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A Tale of Two Beer Festivals (in one city)

26th January, 2018 by Daniel

I hadn’t been to a Beer festival in years until this month when I’ve been to two in the space of a week. So it’s only right to compare and contrast them right?

Two very different festivals with I think different audiences, reach and feel but one thing in common – a passion for providing a variety of interesting beer.

Both venues are inextricably linked to the city’s railway history, both quite apt and suited to each site I think. The Grub hosted  Winter Beer Fest (#wbf18 was the requisite hashtag) was at ‘Fairfield Social Club’ – a new space that’s been carved out in the redevelopment of the disused Mayfield railway station (services ended for passengers in 1960, goods in 1986). The CAMRA hosted Manchester Beer and Cider Festival (#mbcf18, 650+ beers…) was held at Manchester Central, which has had better fortunes since closing to passengers getting refurbished in 1982 and being in almost constant use for a variety of events ever since. So the two venues belie the natures of each festivals I think. One is much more established than the other, has a following – the other is close to the roots of the nascent regeneration of the beer culture in the city – not to say these two are adversarial, not at all – many Breweries were present at each and each organisation definitely affects the other on the issues they want to be tackled by the industry, inclusiveness was something definitely being taken note of at the CAMRA festival. Some of the producers at the Grub festival restarting Cask production for the CAMRA festival.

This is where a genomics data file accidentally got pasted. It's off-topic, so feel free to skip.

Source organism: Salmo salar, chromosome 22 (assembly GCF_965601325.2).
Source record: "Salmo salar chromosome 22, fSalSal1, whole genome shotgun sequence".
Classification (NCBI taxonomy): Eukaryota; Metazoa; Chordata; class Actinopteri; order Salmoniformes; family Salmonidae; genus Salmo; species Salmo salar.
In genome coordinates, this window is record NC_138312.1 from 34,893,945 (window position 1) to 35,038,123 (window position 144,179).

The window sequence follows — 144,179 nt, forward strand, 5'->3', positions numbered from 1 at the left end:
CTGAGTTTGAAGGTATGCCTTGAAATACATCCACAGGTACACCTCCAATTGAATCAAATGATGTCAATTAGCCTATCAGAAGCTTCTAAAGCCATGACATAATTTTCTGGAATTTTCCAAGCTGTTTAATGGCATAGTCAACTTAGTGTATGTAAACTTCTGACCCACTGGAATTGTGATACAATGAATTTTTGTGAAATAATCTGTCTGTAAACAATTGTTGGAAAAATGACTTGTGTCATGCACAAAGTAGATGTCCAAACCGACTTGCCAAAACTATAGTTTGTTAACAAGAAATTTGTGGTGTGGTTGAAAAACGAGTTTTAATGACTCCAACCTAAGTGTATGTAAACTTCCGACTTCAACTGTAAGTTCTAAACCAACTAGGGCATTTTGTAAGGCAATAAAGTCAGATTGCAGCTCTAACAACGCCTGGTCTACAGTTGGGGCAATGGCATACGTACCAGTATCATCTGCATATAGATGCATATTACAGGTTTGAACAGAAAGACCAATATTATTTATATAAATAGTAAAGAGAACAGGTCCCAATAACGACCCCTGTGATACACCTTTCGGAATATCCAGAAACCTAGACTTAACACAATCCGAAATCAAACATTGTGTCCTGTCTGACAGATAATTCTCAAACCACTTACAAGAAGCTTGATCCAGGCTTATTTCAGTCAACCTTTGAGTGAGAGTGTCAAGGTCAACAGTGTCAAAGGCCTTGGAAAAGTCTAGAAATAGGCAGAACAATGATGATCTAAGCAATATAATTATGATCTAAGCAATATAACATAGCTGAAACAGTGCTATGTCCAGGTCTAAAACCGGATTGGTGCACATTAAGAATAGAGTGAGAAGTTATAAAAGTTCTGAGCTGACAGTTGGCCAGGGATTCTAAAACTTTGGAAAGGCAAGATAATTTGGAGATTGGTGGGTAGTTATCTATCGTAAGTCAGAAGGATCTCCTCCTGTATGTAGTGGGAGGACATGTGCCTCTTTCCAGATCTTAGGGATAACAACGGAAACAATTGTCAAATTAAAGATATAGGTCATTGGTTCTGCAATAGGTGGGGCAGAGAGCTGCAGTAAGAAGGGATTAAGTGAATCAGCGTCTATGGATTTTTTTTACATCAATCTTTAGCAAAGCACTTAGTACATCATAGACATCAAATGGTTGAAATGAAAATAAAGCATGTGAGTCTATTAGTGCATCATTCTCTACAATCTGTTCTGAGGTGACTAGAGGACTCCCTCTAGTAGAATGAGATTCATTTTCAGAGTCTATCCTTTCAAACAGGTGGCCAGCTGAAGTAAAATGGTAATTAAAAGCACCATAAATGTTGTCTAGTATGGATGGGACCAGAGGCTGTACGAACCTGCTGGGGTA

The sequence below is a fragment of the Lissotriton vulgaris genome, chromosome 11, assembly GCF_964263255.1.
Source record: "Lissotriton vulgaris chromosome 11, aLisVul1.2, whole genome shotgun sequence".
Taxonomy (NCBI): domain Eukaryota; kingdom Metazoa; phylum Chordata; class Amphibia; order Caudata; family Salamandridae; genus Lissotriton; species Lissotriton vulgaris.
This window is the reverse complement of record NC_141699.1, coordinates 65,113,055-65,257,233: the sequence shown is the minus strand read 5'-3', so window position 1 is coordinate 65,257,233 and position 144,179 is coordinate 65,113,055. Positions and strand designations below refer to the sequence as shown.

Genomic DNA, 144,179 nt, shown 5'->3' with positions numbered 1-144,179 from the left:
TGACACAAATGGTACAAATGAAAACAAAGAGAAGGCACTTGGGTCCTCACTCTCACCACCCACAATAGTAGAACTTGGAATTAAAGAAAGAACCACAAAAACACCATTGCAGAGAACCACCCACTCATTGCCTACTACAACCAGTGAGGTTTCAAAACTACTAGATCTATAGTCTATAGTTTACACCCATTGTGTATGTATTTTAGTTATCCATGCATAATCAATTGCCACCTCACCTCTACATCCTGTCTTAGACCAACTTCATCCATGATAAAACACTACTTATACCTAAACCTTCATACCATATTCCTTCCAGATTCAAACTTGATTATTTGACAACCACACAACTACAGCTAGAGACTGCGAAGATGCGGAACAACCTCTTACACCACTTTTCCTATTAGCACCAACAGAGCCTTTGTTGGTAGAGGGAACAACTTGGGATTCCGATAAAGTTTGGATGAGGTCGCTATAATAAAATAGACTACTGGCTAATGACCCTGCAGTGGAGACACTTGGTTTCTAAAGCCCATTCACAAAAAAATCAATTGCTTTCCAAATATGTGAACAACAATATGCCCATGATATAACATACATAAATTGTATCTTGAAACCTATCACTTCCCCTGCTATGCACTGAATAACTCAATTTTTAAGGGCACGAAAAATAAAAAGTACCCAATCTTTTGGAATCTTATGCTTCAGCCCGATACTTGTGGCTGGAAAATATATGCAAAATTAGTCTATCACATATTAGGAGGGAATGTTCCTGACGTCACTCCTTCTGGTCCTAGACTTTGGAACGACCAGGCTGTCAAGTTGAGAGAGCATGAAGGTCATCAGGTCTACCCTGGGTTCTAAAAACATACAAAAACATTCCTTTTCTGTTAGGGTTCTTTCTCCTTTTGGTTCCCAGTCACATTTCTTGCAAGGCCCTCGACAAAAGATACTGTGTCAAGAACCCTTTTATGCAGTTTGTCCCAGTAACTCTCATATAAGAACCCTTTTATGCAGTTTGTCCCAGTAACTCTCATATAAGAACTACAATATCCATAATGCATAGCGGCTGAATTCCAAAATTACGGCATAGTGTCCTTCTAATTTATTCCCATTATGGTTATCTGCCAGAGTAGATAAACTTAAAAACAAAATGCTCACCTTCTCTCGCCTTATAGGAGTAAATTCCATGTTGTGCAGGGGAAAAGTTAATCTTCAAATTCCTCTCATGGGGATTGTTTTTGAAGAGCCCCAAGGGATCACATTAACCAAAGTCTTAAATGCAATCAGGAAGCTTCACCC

One festival might be for their regulars, the other seen as getting the word out? The CAMRA festivals seems certainly to have brought many Brewers to ‘tour’ Manchester with many bars having tap takeovers from those present at the festival (tiny rebel @ unit 101 / hawkshead @ the knott and over at the font for Track to barely scratch the surface), whilst they are up north I guess.

There’s probably another post of writing about how the railways are supporting beer in Manchester, it seems that the numerous arches the city has are doing their bit to ‘incubate’ the burgeoning sector. Network Rail must be doing pretty well out of the beer business these days.


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